A comprehensive kit is likely to have everything you need.
How Often Should You Clean a Rifle Barrel?
Although this question is often asked, I think the better question is: after how many rounds should you clean your gun? And as I mentioned, you must clean your rifle after about 300 rounds.
Each time you fire a bullet, some copper residue is left on the bore. Usually, the higher the cartridge velocity, the more fouling builds up, which degrades performance. So, how often to clean copper fouling from a barrel will depend on the bore.
Smooth bores with less machining and tool marks require less cleaning before accuracy decreases. But once you notice the accuracy has reduced, consider cleaning the fouling.
Also, can you clean a rifle barrel too much? Yes, it’s possible to overclean a barrel and shorten its lifespan. You don’t need to clean the barrel every time you’re at the shooting range, especially if you just shot a few rounds. (Reference 2: Long Range Rifles)
Gun Barrel Cleaning Solvent
A gun solvent spray helps keep your rifle in good working condition. It easily removes residue buildup and ensures the gun performs when you want it to.
However, if you can’t access a store-bought gun solvent, you can make a gun cleaning solvent substitute at home.
You’ll need to mix equal parts of kerosene, transmission oil, and mineral spirits. The transmission oil will eliminate metal particles and clear carbonization. This substitute works almost as well as the store-bought one.
Rifle Barrel Cleaning Kit
There are a few barrel cleaning kits on the market that can make your work easier. Here are some options you can check out:
- Wheeler Compact Tactical Rifle Cleaning Kit: It has all the necessary tools for cleaning a rifle, plus some extras like an ergonomic T-handle for easy cleaning.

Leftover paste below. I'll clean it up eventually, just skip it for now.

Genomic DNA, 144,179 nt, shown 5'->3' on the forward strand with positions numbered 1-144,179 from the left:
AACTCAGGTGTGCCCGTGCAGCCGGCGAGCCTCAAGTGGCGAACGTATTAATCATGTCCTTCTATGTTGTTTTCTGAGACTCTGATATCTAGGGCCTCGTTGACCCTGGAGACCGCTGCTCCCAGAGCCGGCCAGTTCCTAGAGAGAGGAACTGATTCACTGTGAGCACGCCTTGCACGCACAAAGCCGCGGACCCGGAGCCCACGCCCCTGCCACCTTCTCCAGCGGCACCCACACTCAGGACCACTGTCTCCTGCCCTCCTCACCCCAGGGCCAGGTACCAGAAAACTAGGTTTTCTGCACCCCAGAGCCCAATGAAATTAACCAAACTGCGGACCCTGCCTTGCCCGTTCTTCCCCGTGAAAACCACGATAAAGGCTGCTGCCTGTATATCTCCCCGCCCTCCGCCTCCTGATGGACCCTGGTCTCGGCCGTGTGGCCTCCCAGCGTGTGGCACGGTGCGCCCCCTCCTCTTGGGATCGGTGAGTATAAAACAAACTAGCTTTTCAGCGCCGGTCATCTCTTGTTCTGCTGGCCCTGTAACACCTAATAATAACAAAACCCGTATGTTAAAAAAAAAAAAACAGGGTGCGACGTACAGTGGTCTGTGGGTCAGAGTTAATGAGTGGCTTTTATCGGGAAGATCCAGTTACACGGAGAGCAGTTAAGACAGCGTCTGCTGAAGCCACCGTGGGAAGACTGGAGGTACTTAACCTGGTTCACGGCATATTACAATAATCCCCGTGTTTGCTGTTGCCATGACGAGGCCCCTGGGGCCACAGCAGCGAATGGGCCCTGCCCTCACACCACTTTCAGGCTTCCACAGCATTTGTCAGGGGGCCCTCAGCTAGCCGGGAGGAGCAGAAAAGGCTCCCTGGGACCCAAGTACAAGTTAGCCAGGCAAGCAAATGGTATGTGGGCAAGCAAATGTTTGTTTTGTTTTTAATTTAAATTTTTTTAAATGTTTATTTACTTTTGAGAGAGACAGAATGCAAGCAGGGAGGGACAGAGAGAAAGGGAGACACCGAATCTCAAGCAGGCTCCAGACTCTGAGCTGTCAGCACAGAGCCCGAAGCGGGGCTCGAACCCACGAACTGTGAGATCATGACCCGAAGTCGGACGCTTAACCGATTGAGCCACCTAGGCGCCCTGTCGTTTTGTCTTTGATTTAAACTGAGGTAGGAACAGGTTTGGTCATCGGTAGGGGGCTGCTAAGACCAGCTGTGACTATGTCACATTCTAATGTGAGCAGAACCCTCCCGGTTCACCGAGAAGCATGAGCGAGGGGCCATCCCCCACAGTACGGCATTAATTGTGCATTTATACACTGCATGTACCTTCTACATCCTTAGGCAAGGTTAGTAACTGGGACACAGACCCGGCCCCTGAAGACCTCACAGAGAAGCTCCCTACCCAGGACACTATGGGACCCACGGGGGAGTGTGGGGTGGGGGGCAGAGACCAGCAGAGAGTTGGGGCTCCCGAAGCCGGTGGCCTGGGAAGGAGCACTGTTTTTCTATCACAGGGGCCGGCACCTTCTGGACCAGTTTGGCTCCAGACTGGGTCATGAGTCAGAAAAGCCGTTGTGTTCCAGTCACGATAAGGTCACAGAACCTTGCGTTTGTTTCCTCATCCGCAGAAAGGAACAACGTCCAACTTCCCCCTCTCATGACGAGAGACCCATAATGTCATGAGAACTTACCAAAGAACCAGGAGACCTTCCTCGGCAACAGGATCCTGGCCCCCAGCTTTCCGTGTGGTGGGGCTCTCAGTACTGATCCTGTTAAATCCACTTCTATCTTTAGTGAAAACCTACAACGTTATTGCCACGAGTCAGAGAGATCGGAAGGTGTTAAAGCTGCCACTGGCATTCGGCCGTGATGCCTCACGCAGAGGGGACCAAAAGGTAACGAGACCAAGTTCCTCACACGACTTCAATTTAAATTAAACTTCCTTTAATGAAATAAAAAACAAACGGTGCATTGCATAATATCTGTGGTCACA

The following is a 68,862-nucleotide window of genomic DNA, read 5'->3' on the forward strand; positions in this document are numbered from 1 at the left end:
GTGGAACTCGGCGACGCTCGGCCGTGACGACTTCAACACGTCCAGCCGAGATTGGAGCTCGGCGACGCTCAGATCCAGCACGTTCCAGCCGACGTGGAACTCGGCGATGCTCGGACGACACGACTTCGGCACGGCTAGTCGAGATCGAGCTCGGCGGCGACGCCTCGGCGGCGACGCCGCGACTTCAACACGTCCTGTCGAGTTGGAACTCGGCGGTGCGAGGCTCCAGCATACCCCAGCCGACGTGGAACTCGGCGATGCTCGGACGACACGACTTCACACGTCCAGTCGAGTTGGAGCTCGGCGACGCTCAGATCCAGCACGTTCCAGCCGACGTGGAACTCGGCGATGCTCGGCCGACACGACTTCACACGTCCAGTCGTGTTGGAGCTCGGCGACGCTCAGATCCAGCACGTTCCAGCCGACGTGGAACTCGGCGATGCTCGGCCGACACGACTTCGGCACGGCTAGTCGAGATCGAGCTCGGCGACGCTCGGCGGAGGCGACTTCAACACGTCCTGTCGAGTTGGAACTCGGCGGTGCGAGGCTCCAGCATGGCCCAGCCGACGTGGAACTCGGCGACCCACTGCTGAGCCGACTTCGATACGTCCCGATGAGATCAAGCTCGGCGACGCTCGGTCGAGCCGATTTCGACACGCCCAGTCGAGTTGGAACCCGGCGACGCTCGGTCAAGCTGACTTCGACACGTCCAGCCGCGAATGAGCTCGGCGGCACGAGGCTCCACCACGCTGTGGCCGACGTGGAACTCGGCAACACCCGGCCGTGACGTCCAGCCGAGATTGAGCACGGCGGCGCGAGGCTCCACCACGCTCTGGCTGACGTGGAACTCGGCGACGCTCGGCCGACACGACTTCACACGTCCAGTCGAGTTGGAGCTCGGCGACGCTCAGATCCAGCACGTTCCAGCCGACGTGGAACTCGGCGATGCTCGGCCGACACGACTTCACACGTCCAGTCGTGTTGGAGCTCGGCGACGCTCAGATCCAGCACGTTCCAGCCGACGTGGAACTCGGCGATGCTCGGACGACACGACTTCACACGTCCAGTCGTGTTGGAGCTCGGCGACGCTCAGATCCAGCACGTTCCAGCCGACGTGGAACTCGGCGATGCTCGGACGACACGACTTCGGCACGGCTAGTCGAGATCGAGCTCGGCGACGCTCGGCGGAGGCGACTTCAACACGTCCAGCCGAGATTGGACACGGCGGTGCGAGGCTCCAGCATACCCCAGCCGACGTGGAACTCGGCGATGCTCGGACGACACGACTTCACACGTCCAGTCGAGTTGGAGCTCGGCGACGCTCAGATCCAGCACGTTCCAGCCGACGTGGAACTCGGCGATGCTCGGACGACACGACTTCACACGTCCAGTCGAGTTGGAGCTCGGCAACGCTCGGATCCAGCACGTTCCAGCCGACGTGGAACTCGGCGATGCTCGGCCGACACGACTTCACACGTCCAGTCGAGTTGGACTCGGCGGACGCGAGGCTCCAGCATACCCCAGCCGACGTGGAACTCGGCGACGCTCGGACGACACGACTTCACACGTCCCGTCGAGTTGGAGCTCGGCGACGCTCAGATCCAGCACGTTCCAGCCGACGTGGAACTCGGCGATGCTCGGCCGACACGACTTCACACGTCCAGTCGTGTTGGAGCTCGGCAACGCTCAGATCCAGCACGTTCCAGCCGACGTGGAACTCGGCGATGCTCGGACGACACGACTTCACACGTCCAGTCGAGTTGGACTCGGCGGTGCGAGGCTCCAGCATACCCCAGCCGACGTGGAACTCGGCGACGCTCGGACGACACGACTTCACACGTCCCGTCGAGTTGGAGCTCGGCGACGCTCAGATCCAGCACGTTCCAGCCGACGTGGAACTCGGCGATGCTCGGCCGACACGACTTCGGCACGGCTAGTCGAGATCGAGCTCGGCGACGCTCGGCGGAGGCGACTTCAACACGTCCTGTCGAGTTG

- Gloryfire Elite Cleaning Kit: This kit is comprehensive and can clean different types of firearms. It comes with steel brushes, patch puller attachments, and cotton swabs.
- Allen Ultimate Universal Cleaning Kit: This kit is more comprehensive, containing 65 pieces of cleaning material. If you have the budget for it, it’s the best.
My Personal Notes and Findings
Just like your computer and car, you have to clean your long range rifle from time to time. It’s best to use the right tools and solvents to avoid damaging the barrel, and I’ve found it’s less of a hassle just to get a kit similar to the ones mentioned above. Also, pay attention to the direction of cleaning the barrel to avoid damaging it.
For more on long-range rifles, see our guide to the Barrett Model M468.
Should I clean my long range rifle?
Yes, you should clean your long range rifle from time to time to ensure it maintains accuracy.
What is the best method of cleaning a rifle?
The best method of cleaning a rifle is by eliminating the dirt and grime, then cleaning the barrel with a cleaning solvent and finishing with the rifle’s outer parts.
How does the military clean their rifles?
The military clean their rifles using a wet lubricant called CLP which cleans, lubricates, and preserves the rifle.
- Development of ergonomic gun barrel cleaning method: Automation and its advantages, Retrieved from: https://www.researchgate.net/publication/318179900_Development_of_ergonomic_gun_barrel_cleaning_method_Automation_and_its_advantages
- Extreme Long-range Shooting: What is it, why do people do it and how does Garmin help?, by Rehan Nana, Retrieved from: https://www.garmin.com/en-US/blog/fish-and-hunt/extreme-long-range-shooting-what-is-it-why-do-people-do-it-and-how-does-garmin-help/
I have been writing firearms and outdoor material for over 50 years to date. I have hunted across the world, including Russia, and a great deal of time professional hunting in Australia. I currently live in the American West and hunt all across the Black Hills of South Dakota and the Big Horn Mountains. I have specialized much of my work as a load developer in shotguns and rifles. I have run a small company that builds suppressor barrels of my design and load tests for writing purposes and consulting. My commercial names include Ballistics Research & Development / Metro Gun Systems TM.